At the team and personal level, this means s.m.a.r.t. goal setting. Be smart with your s.m.a.r.t. goal setting process; do not simply take what you are doing today and formulate that into s.m.a.r.t. language. This only maintains the status quo.

Remember that s.m.a.r.t. is smart when:

  • It moves your business forward.
  • It leads to a constructive stretch for you, one that enables you to improve.
  • Customer impact is present.
  • The situation, through s.m.a.r.t., is improved and better than before.

For You, Your Team & Your Business

Are you struggling with a superficial strategy?

When performance falls short, cross company collaborations are weak or people don’t believe in where you are going, it may be because you and your leadership team have settled (most of the time unknowingly) for a superficial strategy. Superficial strategy is one that misses the mark. This could be because it is not rationally clear, emotionally engaging, or compelling people to collaborate effectively.

The opposite of a superficial strategy is a senseful strategy. A senseful strategy is purposeful, significant and full of sense, enabling you and everyone else in the organization to make choices and take decisions that support the nature and direction of your business.

Crafting a senseful strategy starts in the senior leadership team.

To what degree is your executive team, and your organization, leading a senseful strategy?

Go to the following link for my Senseful Strategy Scorecard:

www.dannorenberg.com/diagnosics/sensefulstrategyscorecard

 

 


People, Places & Things

Do you know how when you are called upon to come up with something really out of the box for your business, yet you cannot get your creative juices going because the day-to-day distractions hold you back?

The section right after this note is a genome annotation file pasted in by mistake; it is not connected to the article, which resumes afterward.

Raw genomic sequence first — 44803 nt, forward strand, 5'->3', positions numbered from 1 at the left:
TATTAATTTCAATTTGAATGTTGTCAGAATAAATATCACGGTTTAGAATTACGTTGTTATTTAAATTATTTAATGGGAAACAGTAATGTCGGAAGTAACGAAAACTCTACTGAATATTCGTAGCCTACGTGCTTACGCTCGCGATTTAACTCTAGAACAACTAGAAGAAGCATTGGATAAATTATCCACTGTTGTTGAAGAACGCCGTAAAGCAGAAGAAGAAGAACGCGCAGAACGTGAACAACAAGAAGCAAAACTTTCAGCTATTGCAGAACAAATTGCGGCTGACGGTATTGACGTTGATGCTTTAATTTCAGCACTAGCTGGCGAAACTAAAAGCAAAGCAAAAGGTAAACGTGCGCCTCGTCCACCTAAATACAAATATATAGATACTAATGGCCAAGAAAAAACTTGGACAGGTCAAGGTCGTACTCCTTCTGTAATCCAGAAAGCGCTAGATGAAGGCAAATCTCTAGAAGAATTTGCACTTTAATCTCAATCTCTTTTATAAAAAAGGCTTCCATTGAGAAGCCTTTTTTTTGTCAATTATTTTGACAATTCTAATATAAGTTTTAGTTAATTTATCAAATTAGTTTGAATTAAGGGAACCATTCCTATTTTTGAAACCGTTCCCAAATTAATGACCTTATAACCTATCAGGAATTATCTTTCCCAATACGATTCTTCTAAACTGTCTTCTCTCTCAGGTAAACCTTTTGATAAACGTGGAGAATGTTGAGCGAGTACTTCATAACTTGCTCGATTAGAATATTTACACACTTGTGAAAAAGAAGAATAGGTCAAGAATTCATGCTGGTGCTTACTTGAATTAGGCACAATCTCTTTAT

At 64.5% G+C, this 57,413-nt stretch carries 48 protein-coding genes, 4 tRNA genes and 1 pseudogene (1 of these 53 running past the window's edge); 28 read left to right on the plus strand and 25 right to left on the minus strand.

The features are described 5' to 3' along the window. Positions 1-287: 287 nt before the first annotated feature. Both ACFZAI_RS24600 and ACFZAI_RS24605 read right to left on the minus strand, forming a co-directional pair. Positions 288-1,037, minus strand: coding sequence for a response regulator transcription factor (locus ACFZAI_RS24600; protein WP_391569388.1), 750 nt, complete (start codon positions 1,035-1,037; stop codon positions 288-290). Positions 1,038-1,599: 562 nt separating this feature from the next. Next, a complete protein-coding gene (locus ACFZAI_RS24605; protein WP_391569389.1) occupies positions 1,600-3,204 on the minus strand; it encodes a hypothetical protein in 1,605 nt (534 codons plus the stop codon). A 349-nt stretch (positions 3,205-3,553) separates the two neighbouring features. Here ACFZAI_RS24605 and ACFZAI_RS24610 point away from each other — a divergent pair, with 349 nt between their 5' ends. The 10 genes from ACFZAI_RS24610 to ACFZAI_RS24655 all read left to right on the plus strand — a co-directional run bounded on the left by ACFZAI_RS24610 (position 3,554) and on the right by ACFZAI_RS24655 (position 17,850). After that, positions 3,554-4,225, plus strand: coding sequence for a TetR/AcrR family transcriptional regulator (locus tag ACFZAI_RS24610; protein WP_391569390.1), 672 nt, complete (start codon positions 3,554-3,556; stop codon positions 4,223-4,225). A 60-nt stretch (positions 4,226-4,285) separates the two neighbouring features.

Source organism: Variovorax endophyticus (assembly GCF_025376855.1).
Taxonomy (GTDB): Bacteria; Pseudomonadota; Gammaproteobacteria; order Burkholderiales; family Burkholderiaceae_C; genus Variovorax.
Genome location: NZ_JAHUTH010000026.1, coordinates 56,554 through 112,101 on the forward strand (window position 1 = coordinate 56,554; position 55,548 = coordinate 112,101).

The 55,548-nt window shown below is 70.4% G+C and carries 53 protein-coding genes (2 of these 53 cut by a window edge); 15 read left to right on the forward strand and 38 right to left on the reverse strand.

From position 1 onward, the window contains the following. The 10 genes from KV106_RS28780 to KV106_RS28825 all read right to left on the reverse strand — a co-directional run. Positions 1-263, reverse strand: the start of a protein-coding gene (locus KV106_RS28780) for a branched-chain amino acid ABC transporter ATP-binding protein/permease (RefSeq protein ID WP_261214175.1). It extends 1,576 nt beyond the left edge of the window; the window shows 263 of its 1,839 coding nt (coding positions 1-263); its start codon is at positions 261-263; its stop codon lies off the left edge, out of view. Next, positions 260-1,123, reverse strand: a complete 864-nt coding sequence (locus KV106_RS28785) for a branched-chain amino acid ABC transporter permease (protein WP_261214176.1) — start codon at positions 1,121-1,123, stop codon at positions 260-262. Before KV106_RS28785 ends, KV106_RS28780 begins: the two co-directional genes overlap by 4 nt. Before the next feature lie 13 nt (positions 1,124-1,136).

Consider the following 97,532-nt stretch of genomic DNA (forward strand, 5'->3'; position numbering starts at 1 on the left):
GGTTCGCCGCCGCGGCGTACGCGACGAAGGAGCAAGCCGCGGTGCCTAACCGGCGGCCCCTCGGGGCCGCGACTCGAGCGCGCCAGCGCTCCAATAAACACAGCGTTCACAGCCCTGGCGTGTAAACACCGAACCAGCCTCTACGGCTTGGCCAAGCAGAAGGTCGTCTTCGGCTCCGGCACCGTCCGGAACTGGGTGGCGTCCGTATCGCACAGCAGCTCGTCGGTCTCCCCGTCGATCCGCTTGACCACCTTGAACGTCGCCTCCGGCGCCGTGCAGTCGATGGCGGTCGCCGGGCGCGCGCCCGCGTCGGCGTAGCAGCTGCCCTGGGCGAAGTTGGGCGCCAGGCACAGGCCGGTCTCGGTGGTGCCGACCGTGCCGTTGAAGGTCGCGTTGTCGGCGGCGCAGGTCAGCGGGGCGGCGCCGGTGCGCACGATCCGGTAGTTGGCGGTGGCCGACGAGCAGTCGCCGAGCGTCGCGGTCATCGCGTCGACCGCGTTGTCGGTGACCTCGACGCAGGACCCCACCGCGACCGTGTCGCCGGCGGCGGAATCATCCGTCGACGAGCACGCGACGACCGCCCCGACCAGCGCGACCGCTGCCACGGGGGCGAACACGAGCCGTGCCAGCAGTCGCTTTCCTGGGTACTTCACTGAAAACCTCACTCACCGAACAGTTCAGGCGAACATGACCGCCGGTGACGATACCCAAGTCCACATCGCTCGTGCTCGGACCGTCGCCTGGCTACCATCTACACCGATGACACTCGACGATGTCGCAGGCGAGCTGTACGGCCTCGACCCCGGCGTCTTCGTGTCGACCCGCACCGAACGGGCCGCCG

Use the Design Offices for your next breakthrough business experience.

With 20 locations in Germany and growing, CEO Michael Schmutzer and his highly professional team offer superb facilities for conferences, off-sites, workshops, innovation project teams and start-up launch pads.

I have used Design Offices a number of times in different cities and they are great to work with. To check out Design Offices go here: https://www.designoffices.de/en/

 

 


Thought for the Day

A customer is the most important

visitor on our premises.

He is not dependent upon us,

we are dependent upon him.

He is not an interruption to our work,

he is the purpose of it.

He is not an outsider to our business,

He is part of it.

We are not doing him a

favor by serving him,

He is doing us favor by

giving us the opportunity

to do it.

-Mahatma Gandhi

 

 

 

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Contact Information

Dan Norenberg
Franz-Joseph-Str. 12 / Gartenhaus
80801 Munich
Phone: +49 89 306 322 0
E-Mail: dn@dannorenberg.com

About Dan Norenberg

Dan Norenberg improves leadership performance and organization results through Executive Ownershift®, his transformational growth process for executive teams. As a trusted advisor, consultant and professional speaker, Dan’s mission is to enable executive teams and their organizations to play at their best.